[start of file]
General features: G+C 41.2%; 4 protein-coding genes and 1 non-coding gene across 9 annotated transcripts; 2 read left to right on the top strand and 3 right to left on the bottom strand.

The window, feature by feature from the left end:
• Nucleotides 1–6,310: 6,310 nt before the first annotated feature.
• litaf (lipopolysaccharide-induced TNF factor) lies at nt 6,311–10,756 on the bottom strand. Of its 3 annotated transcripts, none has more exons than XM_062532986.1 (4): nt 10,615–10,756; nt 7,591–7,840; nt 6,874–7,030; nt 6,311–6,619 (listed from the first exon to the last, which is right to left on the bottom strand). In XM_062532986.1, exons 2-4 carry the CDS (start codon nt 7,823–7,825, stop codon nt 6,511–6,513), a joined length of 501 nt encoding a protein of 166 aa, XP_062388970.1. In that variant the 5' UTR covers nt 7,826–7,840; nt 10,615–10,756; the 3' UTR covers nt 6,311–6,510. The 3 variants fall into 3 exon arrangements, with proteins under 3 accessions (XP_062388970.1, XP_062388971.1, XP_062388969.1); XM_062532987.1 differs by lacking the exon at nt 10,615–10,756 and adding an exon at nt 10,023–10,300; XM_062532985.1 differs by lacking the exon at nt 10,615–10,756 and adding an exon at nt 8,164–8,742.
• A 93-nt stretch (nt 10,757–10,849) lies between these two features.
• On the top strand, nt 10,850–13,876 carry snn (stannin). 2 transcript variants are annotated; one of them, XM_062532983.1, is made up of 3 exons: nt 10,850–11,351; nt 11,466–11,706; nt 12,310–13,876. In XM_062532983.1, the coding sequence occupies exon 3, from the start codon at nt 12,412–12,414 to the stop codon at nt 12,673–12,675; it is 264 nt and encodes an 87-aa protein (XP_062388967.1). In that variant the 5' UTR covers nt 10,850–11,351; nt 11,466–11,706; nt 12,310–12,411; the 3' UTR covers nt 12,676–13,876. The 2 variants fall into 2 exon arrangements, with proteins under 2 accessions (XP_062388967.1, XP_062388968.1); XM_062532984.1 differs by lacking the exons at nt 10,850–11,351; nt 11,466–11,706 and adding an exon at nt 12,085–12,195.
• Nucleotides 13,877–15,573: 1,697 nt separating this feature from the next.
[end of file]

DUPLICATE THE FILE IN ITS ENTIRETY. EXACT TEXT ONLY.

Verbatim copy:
General features: G+C 41.2%; 4 protein-coding genes and 1 non-coding gene across 9 annotated transcripts; 2 read left to right on the top strand and 3 right to left on the bottom strand.

The window, feature by feature from the left end:
• Nucleotides 1–6,310: 6,310 nt before the first annotated feature.
• litaf (lipopolysaccharide-induced TNF factor) lies at nt 6,311–10,756 on the bottom strand. Of its 3 annotated transcripts, none has more exons than XM_062532986.1 (4): nt 10,615–10,756; nt 7,591–7,840; nt 6,874–7,030; nt 6,311–6,619 (listed from the first exon to the last, which is right to left on the bottom strand). In XM_062532986.1, exons 2-4 carry the CDS (start codon nt 7,823–7,825, stop codon nt 6,511–6,513), a joined length of 501 nt encoding a protein of 166 aa, XP_062388970.1. In that variant the 5' UTR covers nt 7,826–7,840; nt 10,615–10,756; the 3' UTR covers nt 6,311–6,510. The 3 variants fall into 3 exon arrangements, with proteins under 3 accessions (XP_062388970.1, XP_062388971.1, XP_062388969.1); XM_062532987.1 differs by lacking the exon at nt 10,615–10,756 and adding an exon at nt 10,023–10,300; XM_062532985.1 differs by lacking the exon at nt 10,615–10,756 and adding an exon at nt 8,164–8,742.
• A 93-nt stretch (nt 10,757–10,849) lies between these two features.
• On the top strand, nt 10,850–13,876 carry snn (stannin). 2 transcript variants are annotated; one of them, XM_062532983.1, is made up of 3 exons: nt 10,850–11,351; nt 11,466–11,706; nt 12,310–13,876. In XM_062532983.1, the coding sequence occupies exon 3, from the start codon at nt 12,412–12,414 to the stop codon at nt 12,673–12,675; it is 264 nt and encodes an 87-aa protein (XP_062388967.1). In that variant the 5' UTR covers nt 10,850–11,351; nt 11,466–11,706; nt 12,310–12,411; the 3' UTR covers nt 12,676–13,876. The 2 variants fall into 2 exon arrangements, with proteins under 2 accessions (XP_062388967.1, XP_062388968.1); XM_062532984.1 differs by lacking the exons at nt 10,850–11,351; nt 11,466–11,706 and adding an exon at nt 12,085–12,195.
• Nucleotides 13,877–15,573: 1,697 nt separating this feature from the next.